However you interpret last weekend’s Fox News flap, a general consensus has emerged that it sheds light on a growing distance between Murdoch and Fox News Chairman (and top executive) Roger Ailes. In Tess Arcilla’s interview with Georgetown University Journalism Professor Chris Chambers for RT America — a nonprofit news organization based in Russia.

Chambers is certain that Fox News’ avidly pro-gun stance comes straight from Ailes:

“I mean, this is policy that’s come down from above — not from Michael Clemente, the editorial director — but from [Fox News President] Roger Ailes. And, you know, you have to understand that there’s a couple of things at work here. Ailes and Rupert Murdoch don’t see eye-to-eye on everything, and, as a matter of fact, Ailes is probably seeing Murdoch drift a little bit. He’s facetiously even blamed that on Murdoch’s wife, Wendy, who’s a young, supposedly progressive person, he’s blamed it on Murdoch’s son James, whom he views as a bean counter … But, it’s basically, you know, Ailes calling the shots [pun probably intentional].”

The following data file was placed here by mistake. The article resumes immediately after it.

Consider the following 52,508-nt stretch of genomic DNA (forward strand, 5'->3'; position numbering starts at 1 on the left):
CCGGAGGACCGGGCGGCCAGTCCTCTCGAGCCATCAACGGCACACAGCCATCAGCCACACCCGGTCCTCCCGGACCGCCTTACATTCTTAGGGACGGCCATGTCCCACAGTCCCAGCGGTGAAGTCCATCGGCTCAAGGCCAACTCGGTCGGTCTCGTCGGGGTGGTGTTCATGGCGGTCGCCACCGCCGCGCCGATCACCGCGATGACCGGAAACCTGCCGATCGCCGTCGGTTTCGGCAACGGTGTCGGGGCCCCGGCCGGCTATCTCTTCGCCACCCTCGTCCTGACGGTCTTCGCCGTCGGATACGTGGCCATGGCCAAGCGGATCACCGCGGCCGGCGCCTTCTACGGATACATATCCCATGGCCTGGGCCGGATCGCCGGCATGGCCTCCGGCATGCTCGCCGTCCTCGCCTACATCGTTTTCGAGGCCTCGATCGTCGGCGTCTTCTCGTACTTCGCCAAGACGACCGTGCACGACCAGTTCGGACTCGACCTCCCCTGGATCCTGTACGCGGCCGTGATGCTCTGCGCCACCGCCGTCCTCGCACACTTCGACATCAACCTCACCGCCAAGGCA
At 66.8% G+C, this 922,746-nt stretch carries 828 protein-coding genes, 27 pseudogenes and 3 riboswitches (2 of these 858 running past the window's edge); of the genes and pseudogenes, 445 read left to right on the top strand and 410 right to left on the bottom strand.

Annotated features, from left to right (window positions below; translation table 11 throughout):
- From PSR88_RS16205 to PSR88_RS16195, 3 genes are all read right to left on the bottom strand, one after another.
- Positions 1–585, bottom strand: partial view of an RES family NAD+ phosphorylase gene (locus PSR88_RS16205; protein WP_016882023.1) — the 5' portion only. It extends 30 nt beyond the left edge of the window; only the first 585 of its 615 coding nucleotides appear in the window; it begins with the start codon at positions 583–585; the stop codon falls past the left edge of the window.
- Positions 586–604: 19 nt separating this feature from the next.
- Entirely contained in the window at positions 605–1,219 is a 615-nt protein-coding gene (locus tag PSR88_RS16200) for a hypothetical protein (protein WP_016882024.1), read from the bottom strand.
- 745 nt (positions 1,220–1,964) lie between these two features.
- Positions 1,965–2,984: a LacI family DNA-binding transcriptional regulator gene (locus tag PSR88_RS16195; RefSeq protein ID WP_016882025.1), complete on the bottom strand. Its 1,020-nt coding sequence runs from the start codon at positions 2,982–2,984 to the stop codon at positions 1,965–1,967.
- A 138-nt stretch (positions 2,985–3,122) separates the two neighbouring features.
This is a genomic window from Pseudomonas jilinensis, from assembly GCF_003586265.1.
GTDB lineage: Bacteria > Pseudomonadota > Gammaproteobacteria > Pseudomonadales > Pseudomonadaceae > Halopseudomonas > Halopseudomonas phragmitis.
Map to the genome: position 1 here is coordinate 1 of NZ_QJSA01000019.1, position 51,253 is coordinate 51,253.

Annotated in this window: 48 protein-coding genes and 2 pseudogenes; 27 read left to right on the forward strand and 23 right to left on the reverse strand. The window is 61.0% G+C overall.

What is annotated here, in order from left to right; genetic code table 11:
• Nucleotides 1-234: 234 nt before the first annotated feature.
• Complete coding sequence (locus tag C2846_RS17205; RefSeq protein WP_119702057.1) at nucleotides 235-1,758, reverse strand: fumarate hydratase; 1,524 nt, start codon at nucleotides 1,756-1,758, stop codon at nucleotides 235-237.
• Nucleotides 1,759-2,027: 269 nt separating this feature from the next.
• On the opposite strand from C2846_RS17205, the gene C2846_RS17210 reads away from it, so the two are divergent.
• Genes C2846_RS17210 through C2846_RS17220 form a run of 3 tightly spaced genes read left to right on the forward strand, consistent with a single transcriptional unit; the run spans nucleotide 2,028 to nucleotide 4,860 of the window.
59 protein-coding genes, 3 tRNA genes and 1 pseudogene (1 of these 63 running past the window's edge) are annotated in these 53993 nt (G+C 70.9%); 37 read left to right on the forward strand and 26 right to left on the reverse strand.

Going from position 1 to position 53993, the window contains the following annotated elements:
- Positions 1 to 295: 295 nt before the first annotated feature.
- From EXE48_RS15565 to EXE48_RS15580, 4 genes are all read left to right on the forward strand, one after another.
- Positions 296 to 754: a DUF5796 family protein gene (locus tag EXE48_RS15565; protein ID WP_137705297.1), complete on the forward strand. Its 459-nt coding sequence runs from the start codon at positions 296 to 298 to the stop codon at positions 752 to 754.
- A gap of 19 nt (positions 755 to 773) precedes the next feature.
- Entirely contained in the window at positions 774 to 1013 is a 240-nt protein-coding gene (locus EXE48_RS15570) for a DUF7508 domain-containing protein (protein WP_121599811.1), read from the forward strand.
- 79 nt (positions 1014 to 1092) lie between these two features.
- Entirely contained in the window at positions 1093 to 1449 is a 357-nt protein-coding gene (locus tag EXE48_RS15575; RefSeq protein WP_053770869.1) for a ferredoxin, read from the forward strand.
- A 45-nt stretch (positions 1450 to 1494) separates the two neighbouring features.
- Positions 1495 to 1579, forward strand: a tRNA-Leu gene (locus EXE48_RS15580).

Chambers also explains that although Murdoch is conservative, he doesn’t always share the same views as American conservatives, because he’s from Australia, a British Commonwealth country. Australia and Great Britain enacted some of the “toughest gun laws in the world,” after Scotland’s Dunblane Massacre and Australia’s mass shootings in Tasmania in 1996.

In the UK [...] they outlawed most magazine-fed weapons of any kind, and because of that, in Australia it’s a flat ban. This is where Murdoch has cut his teeth in the media, and Ailes does not identify with that, and he looks at that from a different orientation that the boss has. And all Murdoch is saying is what most people of common sense are saying: Do people need a .223 caliber Bushmaster to hunt squirrels. No, you use it to hunt people.

Chambers also introduces an interesting new angle that seems to have been overlooked by other journalists and pundits: Fox News’ aggressively conservative stance on political issues — including gun control — is an integral component of their business model:

“They have a message, they have a narrative. That narrative has to percolate through their delivery system, — [which] unfortunately — are their very competent, very wonderful anchors and reporters. … but they’re still set up as the delivery system for the pundits, for the host-driven shows, where you have the right wing mentality come in, rehash, and get shot back out, you know, in these various media outlets, where their pundits feed into this system, like Laura Ingram.